For the past six years, the Chinese communist regime has been monitoring the Uighur ethnic minority in Xinjiang Province, using advanced surveillance technology. Internment camps were created, and more than 1.5 million Uighurs and other ethnic minorities are detained there.

Leaked classified Chinese documents have provided information on the communist regime’s massive data collection scheme that is used to target and detain the Uighurs. The document, known as The Chinese Cables, was leaked in November 2019, and the CCP scoffed at the revelations, calling the documents fake news and pure fabrication.

“First, there are no so-called detention camps in Xinjiang. Vocational education and training centers have been established for the prevention of terrorism,” said the Chinese Embassy in the U.K. in a statement.

Uighur Protest. Anti-China protest outside White House, on July 10, 2009. (Malcolm Brown/Flickr/CC-BY-SA 2.0)

Linguists and experts have verified the China Cables documents, including James Mulvenon, director of intelligence integration at SOS International LLC, an intelligence and information technology contractor for several U.S. government agencies. Mulvenon, an expert in the authentication of classified Chinese government documents, called the Chinese-language documents “very authentic,” adding, they “adhere 100% to all of the classified document templates that I’ve ever seen,” reports the ICIJ.

“It really shows that from the onset, the Chinese government had a plan for how to secure the vocational training centers, how to lock in the ‘students’ into their dorms, how to keep them there for at least one year,” said Adrian Zenz, a senior fellow in China studies at the Victims of Communism Memorial Foundation in Washington, D.C., who has reviewed the documents. “It’s very, very important that these documents are from 2017 because that’s when the whole reeducation campaign started.”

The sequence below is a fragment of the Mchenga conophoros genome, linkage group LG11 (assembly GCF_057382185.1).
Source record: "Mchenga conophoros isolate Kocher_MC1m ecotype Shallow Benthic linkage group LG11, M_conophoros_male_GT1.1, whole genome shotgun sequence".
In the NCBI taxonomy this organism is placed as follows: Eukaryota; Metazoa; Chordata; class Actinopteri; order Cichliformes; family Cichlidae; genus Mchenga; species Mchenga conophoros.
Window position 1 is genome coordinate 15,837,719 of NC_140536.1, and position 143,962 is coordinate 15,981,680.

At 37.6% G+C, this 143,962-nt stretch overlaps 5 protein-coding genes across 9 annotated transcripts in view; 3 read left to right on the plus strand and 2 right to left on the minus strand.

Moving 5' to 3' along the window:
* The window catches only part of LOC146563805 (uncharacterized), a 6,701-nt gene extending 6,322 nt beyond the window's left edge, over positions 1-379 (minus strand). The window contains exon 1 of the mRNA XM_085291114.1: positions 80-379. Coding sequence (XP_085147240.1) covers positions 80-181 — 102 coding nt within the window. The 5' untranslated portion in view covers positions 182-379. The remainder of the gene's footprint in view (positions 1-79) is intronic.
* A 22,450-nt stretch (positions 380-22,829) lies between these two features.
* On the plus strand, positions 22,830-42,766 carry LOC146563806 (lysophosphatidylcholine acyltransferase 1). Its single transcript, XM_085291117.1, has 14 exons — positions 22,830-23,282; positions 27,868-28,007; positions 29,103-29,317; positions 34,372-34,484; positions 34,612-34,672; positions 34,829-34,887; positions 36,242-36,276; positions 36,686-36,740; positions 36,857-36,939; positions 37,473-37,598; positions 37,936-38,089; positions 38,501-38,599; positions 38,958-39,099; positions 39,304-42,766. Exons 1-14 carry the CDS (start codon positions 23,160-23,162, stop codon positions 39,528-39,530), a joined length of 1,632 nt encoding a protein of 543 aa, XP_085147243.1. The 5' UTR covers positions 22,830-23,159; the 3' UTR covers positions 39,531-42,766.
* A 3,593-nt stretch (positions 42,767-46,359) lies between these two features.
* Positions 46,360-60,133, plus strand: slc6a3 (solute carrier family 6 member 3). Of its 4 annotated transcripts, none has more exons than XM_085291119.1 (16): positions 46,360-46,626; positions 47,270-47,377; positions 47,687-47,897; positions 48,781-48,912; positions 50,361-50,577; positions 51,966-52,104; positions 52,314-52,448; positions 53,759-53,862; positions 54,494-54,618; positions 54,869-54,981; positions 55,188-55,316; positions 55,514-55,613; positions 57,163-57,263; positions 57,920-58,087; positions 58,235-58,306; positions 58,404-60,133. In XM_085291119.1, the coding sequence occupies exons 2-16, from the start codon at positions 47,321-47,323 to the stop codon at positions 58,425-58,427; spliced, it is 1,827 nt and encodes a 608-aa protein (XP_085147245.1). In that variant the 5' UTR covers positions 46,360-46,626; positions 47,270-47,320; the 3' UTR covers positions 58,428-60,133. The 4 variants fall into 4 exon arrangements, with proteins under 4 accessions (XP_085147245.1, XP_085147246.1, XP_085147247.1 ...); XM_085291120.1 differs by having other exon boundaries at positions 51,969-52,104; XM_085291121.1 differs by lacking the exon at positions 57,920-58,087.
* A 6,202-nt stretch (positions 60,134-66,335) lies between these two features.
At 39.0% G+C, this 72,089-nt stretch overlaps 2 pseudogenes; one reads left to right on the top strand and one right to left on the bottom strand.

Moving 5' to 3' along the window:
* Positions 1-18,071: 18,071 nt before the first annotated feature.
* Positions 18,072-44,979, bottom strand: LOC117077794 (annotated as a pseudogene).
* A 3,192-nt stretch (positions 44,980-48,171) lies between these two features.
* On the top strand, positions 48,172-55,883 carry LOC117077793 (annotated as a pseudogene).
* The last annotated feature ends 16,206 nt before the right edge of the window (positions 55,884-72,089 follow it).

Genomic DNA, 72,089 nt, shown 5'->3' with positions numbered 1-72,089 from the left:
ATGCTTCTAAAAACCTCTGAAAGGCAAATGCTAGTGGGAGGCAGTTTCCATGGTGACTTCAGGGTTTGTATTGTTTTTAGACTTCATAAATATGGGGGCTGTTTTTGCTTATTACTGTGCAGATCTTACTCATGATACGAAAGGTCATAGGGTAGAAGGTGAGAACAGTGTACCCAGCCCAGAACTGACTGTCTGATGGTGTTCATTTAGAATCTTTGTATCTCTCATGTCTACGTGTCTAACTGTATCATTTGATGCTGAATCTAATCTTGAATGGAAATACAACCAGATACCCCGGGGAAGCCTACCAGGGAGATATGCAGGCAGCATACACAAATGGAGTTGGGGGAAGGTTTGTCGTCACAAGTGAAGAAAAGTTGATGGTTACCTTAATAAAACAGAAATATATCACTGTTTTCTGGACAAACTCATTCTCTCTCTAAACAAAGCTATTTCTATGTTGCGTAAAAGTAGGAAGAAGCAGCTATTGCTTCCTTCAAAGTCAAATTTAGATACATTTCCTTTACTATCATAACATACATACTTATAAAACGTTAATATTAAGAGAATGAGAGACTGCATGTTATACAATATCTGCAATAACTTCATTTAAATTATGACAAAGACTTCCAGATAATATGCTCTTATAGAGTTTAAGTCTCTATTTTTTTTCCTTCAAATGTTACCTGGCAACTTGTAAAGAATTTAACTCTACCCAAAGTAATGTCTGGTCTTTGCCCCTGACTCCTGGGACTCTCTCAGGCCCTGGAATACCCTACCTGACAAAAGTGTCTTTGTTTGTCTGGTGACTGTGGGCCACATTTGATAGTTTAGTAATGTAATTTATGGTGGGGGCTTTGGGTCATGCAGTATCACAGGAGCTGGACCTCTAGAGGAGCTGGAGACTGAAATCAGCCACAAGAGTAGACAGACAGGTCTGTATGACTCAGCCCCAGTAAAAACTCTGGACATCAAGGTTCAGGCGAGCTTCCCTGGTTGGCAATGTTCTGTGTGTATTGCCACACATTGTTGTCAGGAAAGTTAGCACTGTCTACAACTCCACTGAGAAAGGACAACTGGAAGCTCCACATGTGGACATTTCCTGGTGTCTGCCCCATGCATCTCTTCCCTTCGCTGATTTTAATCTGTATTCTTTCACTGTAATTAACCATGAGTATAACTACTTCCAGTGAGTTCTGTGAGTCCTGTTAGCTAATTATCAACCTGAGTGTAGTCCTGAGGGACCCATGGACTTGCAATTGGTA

Amnesty International Campaigns Director for East Asia Lisa Tassi, commented on the leaked China Cables, “With each passing week, the world learns more about the horror China is unleashing on its own citizens in Xinjiang. It is time for the Chinese government to ditch its feeble counter-narrative, including the claim of providing ‘vocational training’ to people in the camps. Instead, they should provide immediate answers to the hundreds of thousands of people desperate for information about their loved ones.

“If China has nothing to hide, it should allow truly independent human rights monitors immediate and unfettered access to Xinjiang—something it has steadfastly refused to do so far, despite repeated requests from Amnesty International and others.
“These damning leaks should be the catalyst for the international community to increase pressure on the Chinese authorities to end this human rights catastrophe,” said Tassi.

Most Chinese Uighurs live in the remote mountainous and arid region of Xinjiang; they have been there for the past 1,000 years and began speaking Islam after having contact with Muslim traders. They speak their own Turkic dialect. The region is also home to Kazakhs, Tajiks, Hui Muslims, and a sizable Han population.